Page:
North Texas Daily

Hugs embraces staffers with special needs

Hugs embraces staffers with special needs

April 28
02:35 2016

Emily Miller | Staff Writer

@emily12miller

A vibrant blue-green sign that reads “Hugs Cafe” swings in the wind in downtown McKinney as customers file through the door. Colorful footprints guide them to Mike Sessom’s counter where they place their order and take a number for their table.

Sessom is one of many workers at Hugs Cafe with special needs like Autism, Down Syndrome or other intellectual or developmental disabilities. For Sessom and many others, this is his one job: to happily greet customers and take their orders.

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Emily Miller | Staff Writer

It’s an opportunity he would be denied by other employers in the job market because his disability makes it a challenge to navigate social interactions and communicate clearly.

At Hugs Cafe, Sessom has the opportunity to offer his autograph on the brochure of the cafe that features his image on the front.

“I’m famous, I’m on the cover,” Sessom said, smiling wide as he scrawled a red signature over his waving picture.

For the non-regulars, Hugs Cafe is a non-profit organization operated by adults with special needs to offer an experience for them to learn while earning a steady paycheck – for regular visitors, it’s a top lunchtime destination.

“It really is a destination,” said Ruth Thompson, founder and president of Hugs Cafe. “We have people coming from all over the place.”

Thompson “literally dreamed” about founding a cafe for adults with special needs, specifically “two nights in a row,” according to her. She wanted to make a safe environment for them to beef up their work experience and life skills while maintaining respect, getting active and training for other jobs.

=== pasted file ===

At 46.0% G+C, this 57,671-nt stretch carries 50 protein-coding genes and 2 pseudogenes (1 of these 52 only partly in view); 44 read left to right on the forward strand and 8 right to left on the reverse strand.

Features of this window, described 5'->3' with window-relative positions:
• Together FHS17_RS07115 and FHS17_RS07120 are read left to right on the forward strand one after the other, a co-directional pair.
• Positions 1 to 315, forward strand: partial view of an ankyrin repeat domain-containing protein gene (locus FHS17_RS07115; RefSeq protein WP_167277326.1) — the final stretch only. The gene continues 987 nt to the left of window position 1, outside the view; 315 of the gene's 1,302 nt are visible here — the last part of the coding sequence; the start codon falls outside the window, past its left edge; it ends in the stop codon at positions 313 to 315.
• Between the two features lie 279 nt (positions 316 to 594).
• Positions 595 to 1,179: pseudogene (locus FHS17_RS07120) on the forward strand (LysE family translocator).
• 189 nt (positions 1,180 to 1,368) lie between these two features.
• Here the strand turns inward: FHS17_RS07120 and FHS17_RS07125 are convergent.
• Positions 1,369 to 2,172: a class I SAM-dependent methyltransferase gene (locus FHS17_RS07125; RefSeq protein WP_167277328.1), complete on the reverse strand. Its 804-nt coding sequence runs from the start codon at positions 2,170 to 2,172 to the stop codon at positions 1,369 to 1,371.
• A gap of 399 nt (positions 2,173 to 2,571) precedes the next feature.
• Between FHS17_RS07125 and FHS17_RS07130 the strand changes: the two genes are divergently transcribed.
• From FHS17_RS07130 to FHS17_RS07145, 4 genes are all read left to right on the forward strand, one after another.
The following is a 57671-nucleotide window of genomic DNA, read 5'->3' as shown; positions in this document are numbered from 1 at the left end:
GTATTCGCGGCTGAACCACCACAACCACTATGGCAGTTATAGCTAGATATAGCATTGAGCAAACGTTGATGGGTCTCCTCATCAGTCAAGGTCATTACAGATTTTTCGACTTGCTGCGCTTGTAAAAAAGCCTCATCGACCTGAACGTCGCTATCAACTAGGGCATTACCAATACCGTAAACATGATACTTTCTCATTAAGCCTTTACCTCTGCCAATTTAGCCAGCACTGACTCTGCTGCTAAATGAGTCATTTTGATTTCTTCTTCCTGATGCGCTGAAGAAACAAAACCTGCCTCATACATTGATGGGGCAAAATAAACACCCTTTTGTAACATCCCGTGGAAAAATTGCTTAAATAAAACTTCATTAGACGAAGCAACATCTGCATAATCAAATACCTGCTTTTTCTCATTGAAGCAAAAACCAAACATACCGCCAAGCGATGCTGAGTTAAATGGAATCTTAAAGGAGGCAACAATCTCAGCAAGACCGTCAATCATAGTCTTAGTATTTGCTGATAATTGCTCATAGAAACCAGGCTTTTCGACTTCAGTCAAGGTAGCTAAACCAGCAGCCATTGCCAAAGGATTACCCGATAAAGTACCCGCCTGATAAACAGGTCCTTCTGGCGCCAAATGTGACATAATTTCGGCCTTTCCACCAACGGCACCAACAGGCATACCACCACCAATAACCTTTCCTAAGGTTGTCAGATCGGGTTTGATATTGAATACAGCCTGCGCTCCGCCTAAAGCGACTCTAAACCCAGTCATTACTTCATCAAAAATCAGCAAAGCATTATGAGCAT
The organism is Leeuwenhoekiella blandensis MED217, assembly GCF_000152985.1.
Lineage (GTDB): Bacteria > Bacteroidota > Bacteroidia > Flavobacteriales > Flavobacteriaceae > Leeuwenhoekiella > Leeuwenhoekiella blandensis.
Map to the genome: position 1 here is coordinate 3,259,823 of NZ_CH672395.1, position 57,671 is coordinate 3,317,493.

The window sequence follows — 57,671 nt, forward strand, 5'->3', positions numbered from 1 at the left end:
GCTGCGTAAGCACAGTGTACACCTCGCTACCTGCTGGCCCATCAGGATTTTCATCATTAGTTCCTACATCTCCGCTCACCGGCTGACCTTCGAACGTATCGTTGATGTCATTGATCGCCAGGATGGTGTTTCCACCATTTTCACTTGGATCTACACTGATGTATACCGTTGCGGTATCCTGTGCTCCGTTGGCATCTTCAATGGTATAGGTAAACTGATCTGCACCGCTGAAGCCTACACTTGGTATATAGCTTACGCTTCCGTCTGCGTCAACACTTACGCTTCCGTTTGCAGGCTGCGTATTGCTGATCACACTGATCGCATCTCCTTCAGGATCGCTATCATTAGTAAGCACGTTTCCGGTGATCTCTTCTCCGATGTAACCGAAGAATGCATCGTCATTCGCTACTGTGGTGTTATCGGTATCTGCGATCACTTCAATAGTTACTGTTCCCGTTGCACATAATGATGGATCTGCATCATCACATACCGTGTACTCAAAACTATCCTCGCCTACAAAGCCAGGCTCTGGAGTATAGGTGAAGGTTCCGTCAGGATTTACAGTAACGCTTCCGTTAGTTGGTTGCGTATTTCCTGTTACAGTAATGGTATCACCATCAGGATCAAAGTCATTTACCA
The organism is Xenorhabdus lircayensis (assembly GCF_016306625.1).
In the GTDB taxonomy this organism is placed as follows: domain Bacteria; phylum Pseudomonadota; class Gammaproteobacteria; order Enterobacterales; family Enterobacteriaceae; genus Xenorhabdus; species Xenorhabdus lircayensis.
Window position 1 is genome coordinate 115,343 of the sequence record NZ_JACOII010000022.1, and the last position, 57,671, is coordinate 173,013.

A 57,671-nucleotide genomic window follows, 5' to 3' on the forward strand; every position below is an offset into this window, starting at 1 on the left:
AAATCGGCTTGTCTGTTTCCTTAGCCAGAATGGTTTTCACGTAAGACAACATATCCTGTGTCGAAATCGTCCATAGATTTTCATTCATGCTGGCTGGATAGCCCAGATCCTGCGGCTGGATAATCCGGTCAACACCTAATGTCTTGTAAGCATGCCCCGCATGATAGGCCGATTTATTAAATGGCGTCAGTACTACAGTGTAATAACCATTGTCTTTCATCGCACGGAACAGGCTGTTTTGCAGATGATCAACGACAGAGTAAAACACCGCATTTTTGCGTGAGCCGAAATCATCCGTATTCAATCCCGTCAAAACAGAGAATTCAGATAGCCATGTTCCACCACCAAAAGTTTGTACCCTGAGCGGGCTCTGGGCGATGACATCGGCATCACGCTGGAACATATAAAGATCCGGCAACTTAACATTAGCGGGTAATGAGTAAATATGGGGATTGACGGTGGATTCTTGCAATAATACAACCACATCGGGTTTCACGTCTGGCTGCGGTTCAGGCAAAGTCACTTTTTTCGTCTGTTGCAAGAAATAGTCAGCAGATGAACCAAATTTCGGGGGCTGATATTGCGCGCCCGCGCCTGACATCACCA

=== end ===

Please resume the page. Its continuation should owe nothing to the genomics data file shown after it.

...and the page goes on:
Thompson’s idea originated from when she worked in Colorado with special needs adults. And then again when she took up cooking and kitchen skills classes at Market Street in McKinney, holding classes in the evenings for small crowds.

Ruth and her husband, Chris Thompson, made that dream into a reality last October, when the cafe began its mission to spread the hugs.

“We have a great team,” Thompson said. “You won’t find anyone more enthusiastic and devoted to their job, it just takes time and patience.”

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Emily Miller | Staff Writer

For adults with disabilities, as a whole, the unemployment rate is 12 percent, nearly doubled in comparison to the rate for people without disabilities. Hugs Cafe strives to “employ 70 percent or more” adults with special needs.

By 2010, Collin County’s population of disabled adults was high, staggering around almost 10 percent according to that year’s census. That percentage has likely grown as more people pour into the area.

Word quickly got out after Hugs Cafe popped up in downtown McKinney. Many team members were contacted by friends and family about the buzz of a special needs workplace hiring. Six months after they officially opened talk is still spreading about the unique non-profit cafe.

On weekdays the cafe has a steady and slow crowd, but on weekends the line at the counter goes out the door. Almost “everyone already knows what Hugs Cafe is about” when they walk through the door, Thompson said.

Maria Caccavale, an advisor and board member for Hugs Cafe, usually stands with Sessom at his counter while he greets customers.

“[We] don’t let it get to his head, whenever he comes for work we need to open both doors for him,” Caccavale said with a laugh.

A local church is getting in on the Hugs action, offering volunteers to help the cafe expand. In the next year Thompson predicts they’ll be in business and making a sustainable profit. Thompson even plans on growing a garden, or potentially opening a greenhouse in the back of the cafe, so that workers with less social skills but plenty of enthusiasm can contribute to the cafe through gardening.

Opening a second location somewhere in the DFW area since they’re “exceeding expectations” and getting ample support is also on Thompson’s to-do list.

For now, though, there are plenty of hugs to go around.

Featured Image: Emily Miller | Staff Writer

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